Many people hear the word “marketing” and wonder what the heck it really is and if they should be doing it in their shops. And if they are supposed to do it, where do they begin?
The world is changing, and it’s time you sunk your teeth into the power of marketing instead of shying away from it. I’m here to help clear up some of your confusion and set you up for marketing success.
What Is Marketing?
Let’s start out with the biggest question: What is marketing? Definition.com defines marketing as “the action or business of promoting and selling products or services, including market research and advertising.” This definition is pretty broad, so let’s dial it in a bit.
Marketing is the process of getting consumers interested in your body shop and letting the community know that you exist and your shop is where they want to bring their vehicles. I like to also call this branding (look at me, look at me!). Marketing is present in every stage of your business and entails not only drawing potential customers in but also maintaining them so they come back. This can be done in a variety of ways, including online marketing via social media, review sites, SEO (search engine optimization), networking, promotional products, advertising, etc.
Theory into Practice
Now that you have a better understanding of what marketing is on paper, how do you make that real in the life of your auto body shop? I would recommend that an owner not attempt to take on the marketing of their shop since the marketing hat is so large and their plate is already so full. Many owners put on that hat and don’t know what to do with it, so they end up tossing it aside and the marketing dies.
It’s best if you have someone who is well-versed on marketing strategy help you. If you have an employee on your team who already knows your business and has a basic understanding of marketing and the nuances of the body shop world, then that’s even better! I recommend you use someone who knows marketing because the spokes on the marketing wheel are so numerous that a professional can come in and dial a strategy in pretty quickly, whereas a person without marketing experience is going to be “drinking from a fire hose” and struggling through some rookie mistakes that could cost you while they’re on their learning curve. Not ideal!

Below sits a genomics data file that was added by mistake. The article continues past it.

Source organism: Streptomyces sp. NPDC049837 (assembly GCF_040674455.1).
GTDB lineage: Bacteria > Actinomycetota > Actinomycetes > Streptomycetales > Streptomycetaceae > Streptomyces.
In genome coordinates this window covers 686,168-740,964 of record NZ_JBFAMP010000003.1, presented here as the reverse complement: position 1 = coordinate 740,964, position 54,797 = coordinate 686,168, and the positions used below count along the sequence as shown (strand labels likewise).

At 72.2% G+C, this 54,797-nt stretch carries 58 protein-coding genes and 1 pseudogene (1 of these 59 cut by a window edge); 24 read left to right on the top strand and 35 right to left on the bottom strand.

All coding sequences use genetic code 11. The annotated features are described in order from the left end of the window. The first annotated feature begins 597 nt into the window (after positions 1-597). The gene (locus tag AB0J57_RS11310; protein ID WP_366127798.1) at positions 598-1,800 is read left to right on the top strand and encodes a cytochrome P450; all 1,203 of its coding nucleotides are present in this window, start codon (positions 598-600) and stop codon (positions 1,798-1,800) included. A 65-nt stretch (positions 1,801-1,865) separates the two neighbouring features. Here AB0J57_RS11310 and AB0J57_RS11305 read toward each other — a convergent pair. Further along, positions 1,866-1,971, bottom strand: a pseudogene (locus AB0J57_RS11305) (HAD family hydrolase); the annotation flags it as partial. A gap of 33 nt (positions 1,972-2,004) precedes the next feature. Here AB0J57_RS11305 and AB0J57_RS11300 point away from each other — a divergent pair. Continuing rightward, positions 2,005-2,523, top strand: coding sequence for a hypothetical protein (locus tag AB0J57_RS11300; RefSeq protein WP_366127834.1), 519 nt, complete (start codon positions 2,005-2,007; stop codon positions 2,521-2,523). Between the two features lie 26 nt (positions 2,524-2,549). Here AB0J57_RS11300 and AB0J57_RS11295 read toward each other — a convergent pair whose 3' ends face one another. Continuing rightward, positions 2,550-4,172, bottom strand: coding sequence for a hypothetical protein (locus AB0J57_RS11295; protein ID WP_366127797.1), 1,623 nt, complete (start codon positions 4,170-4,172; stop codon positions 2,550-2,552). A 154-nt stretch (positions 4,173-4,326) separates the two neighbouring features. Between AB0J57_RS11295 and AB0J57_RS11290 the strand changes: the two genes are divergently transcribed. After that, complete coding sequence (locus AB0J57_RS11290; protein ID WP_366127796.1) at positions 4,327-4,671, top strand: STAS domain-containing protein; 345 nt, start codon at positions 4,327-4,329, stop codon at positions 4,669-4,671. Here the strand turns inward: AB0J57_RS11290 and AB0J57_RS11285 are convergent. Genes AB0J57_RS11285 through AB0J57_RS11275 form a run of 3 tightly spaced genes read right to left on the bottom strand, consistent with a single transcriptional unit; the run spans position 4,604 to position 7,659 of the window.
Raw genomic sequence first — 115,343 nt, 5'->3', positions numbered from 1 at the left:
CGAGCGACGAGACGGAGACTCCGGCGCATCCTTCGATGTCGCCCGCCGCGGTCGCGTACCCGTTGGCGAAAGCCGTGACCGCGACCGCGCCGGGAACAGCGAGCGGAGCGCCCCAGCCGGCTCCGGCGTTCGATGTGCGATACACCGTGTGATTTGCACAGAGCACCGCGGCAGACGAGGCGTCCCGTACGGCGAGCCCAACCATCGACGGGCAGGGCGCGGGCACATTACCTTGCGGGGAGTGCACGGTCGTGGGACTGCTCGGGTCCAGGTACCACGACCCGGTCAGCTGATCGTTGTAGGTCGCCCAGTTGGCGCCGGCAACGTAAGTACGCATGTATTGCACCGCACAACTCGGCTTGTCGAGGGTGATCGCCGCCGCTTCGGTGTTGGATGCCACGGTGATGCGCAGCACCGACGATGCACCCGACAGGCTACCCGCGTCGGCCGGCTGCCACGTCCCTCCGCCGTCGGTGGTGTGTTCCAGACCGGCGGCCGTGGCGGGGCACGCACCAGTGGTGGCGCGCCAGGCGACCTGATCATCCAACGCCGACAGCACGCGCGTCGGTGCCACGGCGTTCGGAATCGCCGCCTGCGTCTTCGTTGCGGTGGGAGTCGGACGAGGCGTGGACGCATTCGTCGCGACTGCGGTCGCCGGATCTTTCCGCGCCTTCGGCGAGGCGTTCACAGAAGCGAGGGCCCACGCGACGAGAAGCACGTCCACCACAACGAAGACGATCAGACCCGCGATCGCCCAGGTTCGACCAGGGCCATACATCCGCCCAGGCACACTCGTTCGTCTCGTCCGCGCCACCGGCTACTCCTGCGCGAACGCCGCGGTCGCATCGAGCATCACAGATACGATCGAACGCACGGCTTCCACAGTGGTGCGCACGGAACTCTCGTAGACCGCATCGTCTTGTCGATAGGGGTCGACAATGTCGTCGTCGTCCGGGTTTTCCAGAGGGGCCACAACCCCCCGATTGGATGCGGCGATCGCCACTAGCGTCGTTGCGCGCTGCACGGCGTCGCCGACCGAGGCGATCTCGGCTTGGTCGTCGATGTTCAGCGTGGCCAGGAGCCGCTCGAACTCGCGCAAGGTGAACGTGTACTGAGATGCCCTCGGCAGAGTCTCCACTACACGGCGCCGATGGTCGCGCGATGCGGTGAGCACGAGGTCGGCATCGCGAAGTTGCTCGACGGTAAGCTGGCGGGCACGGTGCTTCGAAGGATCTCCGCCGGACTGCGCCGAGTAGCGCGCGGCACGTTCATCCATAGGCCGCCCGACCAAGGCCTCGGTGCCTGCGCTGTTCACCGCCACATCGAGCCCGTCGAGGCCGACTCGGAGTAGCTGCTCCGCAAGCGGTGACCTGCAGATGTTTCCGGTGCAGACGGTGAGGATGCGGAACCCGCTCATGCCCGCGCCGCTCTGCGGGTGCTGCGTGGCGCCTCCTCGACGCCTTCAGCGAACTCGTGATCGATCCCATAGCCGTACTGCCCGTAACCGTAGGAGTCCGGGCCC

In order to market successfully, the person in charge of your marketing needs to be able to see what your clientele looks like. Not as in what outfit is he wearing or what color are her eyes, but what kind of vehicles are you typically repairing? Tesla drivers’ expectations are different than Chevy Truck drivers’, so your marketing strategy is going to be different. Are you DRP-driven, dealership-driven, or are you mostly referral-based? What is the median income in your area? What are your customers’ spending habits? Each demographic has their own nuances, and you’ll want someone who can interpret that information and know how to maximize it.
You’ll want the person doing your marketing to understand the things you do really well and the things you struggle with. I always feel like I can market my clients the best when I can get into the inner sanctum and truly understand the core of their business. It should truly be a partnership since marketing depends so heavily on metrics and data, and the shop depends on quality marketing to help drive numbers.
The biggest mistake I see is when an owner doesn’t know what marketing to do so they fall prey to emotion and solicitors. An owner will get a call from YP.com (yellowpages.com) or Yext or Yelp (oh, you know you’ve gotten a bazillion calls from Yelp!) and talk with a salesperson who convinces them they should spend hundreds of dollars per month in order to be relevant. And they threaten the owners with, “If you don’t advertise with us, you will be missing out on customers because that’s what everyone else is doing.” Next thing you know, you’ve signed yourself up for something you don’t even need and now you’re feeling really good throwing away that hard-earned money. Oops!
The other mistake I encounter with shops is when they see that something is hot – such as Instagram or Snapchat – and feel like they should be there. But, in reality, your customers are not going there to find a shop. And unless the shop has a really awesome strategy that is completely outside the box and will have electric results, it is truly of little benefit to spend the time posting there. The money you’re spending (in labor, if nothing else) to have that presence far outweighs any return you’ll see from it.
The key to successful marketing is letting people know who you are. Your shop has its own persona. What’s the vibe? What’s the look? What are your core values? What do you pride yourself on? Now go and portray that properly so people “buy in” and use your shop the next time they have an accident. That, to me, is marketing at its core. If it reflects your business, it’s marketing.
Worst Meatball Sandwich Ever
You may have seen the picture of the coffee shop with the chalkboard sign out front that had their usual specials or greeting on it but also said, “Come in and try the worst meatball sandwich that one guy on Yelp ever had in his life!” This is brilliant! They showed their personality, they thought outside the box, and I’ll tell you what – I would love to meet those guys and try that sandwich myself!